Floral resources were surveyed as part of a long-term phenological study (13 yrs. between 1977 and 2019; Table 1) on Pennsylvania Mountain, Colorado (39°15.803′N, 106°8.564′W; 3600-3970 m). Timing and abundances of bumble bee foragers were monitored from 2012-2014 in elevationally-stratified zones of two Front Range sites [Niwot Ridge (low alpine: 40.0567°N, 105.5916°W, 3564m and mid alpine: 40.0585°N, 105.6119°W, 3700) and Mount Evans (low alpine: 39.6454°N, 105.5925°W, 3550m; mid alpine: 39.6334°N, 105.6046°W, 3700m; and high alpine: 39.5964°N, 105.6275°W, 3850m)] where L. W. Macior documented the historic ranges (1966-1969) and flowering hosts of species sampled in this study. Host plants and bumble bees were sampled weekly throughout the flowering season (June-August) in alpine habitats including krummholz vegetation, rocky fellfields, exposed ridges, mesic tundra meadows, and swale or marsh vegetation.

(1) Climate cues affecting flowering time in the host plant-community

Twenty-three 2 m × 10 m plots were established on Pennsylvania Mountain by P.G. Kevan and surveyed weekly from the onset to the end of the flowering season in 1977-1981. Plots were located nonrandomly to sample prevalent alpine habitat types (Byron, 1980). Using aerial photographs and maps in 2012, we found at least one edge of each original plot and established a larger survey area that included the original plot in its entirety (Miller-Struttman et al. 2015) . To account for larger sampling scale from 2012-2019, flower density was based on the average flower density in all possible independent 2 × 10 m subplots within the larger plots. Open flowers or inflorescences were counted weekly to provide comparable data to surveys from 1977-81. Inflorescence counts at randomly chosen points were used to estimate the average number of open flowers per m2. From flower counts we extracted day of first flowering, day of peak flowering, and cumulative flower density (total flowers produced per m2 over the entire season) for each of the nine host-plant species.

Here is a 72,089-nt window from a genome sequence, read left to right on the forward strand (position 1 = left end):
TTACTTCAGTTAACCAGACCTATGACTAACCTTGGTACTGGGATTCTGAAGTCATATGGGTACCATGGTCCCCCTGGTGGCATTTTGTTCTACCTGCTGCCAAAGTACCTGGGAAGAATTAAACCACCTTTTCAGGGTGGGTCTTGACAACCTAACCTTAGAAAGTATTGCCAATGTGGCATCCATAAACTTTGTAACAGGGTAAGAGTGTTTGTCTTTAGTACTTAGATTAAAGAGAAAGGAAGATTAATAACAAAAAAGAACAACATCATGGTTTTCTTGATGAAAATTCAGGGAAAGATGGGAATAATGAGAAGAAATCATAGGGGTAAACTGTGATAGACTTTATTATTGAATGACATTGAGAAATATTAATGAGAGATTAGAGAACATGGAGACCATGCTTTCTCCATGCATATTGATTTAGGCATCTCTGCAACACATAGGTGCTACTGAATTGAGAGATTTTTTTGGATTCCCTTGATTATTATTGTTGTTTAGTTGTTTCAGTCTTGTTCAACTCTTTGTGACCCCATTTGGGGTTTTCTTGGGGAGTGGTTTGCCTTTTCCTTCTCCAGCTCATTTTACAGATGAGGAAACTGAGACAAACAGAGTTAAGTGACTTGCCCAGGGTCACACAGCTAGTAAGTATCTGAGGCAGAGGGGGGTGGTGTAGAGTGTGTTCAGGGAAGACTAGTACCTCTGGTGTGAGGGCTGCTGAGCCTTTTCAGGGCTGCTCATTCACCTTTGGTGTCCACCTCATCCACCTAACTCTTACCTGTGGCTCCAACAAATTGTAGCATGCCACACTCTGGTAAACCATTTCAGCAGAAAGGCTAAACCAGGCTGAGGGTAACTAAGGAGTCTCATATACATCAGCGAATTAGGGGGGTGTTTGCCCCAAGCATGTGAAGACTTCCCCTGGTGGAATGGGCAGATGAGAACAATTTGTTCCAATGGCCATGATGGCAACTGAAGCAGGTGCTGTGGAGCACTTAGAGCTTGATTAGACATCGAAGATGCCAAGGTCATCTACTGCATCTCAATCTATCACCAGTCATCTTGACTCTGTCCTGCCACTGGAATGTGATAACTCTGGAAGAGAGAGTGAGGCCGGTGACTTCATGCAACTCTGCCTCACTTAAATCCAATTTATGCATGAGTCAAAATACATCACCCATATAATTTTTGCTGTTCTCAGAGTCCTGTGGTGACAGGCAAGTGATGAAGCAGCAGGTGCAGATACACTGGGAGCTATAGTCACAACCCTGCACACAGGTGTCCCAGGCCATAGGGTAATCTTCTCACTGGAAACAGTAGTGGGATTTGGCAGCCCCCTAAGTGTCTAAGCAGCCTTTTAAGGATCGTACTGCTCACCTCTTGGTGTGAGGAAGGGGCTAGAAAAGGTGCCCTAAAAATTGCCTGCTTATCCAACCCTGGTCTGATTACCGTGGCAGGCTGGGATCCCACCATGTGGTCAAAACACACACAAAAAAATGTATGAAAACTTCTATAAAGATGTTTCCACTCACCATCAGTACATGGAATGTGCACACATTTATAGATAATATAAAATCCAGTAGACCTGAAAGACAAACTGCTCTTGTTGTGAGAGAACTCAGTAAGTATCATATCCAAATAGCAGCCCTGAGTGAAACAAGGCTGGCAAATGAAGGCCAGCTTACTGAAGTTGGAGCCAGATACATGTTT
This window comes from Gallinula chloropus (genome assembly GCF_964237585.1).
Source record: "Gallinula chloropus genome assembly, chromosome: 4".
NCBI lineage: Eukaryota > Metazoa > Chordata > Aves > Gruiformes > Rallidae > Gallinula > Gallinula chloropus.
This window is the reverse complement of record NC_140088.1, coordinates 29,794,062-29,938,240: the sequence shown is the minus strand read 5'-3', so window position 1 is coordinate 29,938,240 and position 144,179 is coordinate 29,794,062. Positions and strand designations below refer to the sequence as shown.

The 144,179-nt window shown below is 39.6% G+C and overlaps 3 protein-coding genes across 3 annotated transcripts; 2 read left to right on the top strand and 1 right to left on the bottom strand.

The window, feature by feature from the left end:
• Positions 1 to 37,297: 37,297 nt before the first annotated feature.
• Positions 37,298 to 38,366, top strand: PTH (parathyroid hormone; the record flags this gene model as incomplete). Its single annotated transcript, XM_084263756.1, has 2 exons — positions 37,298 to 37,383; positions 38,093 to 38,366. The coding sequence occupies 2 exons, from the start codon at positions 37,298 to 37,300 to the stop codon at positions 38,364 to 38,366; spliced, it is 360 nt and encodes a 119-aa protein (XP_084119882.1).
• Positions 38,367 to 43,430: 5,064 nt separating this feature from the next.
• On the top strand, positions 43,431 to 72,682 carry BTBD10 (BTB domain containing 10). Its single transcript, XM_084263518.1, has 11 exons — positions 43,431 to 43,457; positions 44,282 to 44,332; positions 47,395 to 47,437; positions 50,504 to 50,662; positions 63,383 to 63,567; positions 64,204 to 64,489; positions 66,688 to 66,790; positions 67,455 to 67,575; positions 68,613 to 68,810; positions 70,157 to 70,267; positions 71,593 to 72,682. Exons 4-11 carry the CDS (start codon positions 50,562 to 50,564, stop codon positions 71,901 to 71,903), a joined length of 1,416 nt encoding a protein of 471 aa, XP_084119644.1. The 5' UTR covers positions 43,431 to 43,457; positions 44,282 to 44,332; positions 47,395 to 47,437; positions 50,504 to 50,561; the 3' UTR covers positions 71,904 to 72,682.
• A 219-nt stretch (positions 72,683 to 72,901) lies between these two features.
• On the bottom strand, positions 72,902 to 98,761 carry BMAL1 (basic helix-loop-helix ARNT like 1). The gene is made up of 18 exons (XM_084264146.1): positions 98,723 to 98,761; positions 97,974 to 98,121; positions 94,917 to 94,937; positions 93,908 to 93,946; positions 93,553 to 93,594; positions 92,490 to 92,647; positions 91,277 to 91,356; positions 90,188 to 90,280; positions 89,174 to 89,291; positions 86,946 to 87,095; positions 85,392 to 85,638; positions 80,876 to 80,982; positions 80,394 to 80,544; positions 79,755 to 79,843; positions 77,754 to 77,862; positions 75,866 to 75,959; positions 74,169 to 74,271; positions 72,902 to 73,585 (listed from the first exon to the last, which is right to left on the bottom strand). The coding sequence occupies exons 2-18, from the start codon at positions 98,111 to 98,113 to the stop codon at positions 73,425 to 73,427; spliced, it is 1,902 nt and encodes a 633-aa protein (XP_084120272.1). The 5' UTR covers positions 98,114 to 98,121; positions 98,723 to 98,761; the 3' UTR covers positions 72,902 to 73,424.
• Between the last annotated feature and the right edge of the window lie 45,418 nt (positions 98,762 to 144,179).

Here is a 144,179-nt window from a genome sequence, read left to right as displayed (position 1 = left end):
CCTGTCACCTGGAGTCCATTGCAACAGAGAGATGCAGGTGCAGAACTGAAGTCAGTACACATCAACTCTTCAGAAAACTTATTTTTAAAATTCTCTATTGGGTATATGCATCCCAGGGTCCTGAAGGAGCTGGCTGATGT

(2) Cues driving foraging phenology of colonizing vs. resident bumble bee species

In the Front Range (Niwot Ridge and Mount Evans), we collected and identified to species and caste all bumble bees observed foraging on flowers without regard to plant taxon, during weekly, one-hour walking surveys in each elevational zone (median area of 4.22 ha, and range of 2.13-6.57 ha; Miller-Struttmann et al., 2015). Individuals were anesthetized, photographed, marked with non-toxic paint, and released. In the rare event that a marked bee was recaptured, it was released without additional data collection and was not included in the analyses presented here. A small subset of individuals were lethally collected for archival purposes and deposited in the Enns Entomology Museum at the University of Missouri.

Samples were pooled elevationally to characterize bumble bee communities within the average flight distance of alpine bumble bees (<1km; Geib et al., 2015) for a total of five elevational zones in the Front Range (Niwot Ridge and Mount Evans). Species abundances were weighted by collection effort in person hours for each elevational zone (median = 663; range: 198-840 person hours). For queen and worker bumble bees of each species encountered, we estimated the timing of emergence and peak foraging activity. Respectively, emergence was operationally recognized as the day of year (DOY) of the first observation of that species/caste, and peak activity as the DOY when the maximum number of foraging individuals were observed in a given elevational zone. 

Queens of three colonizing species (B. flavifrons, B. melanopygus, and B. mixtus) were infrequently collected (fewer than five populations sampled over three years) and therefore excluded from these analyses.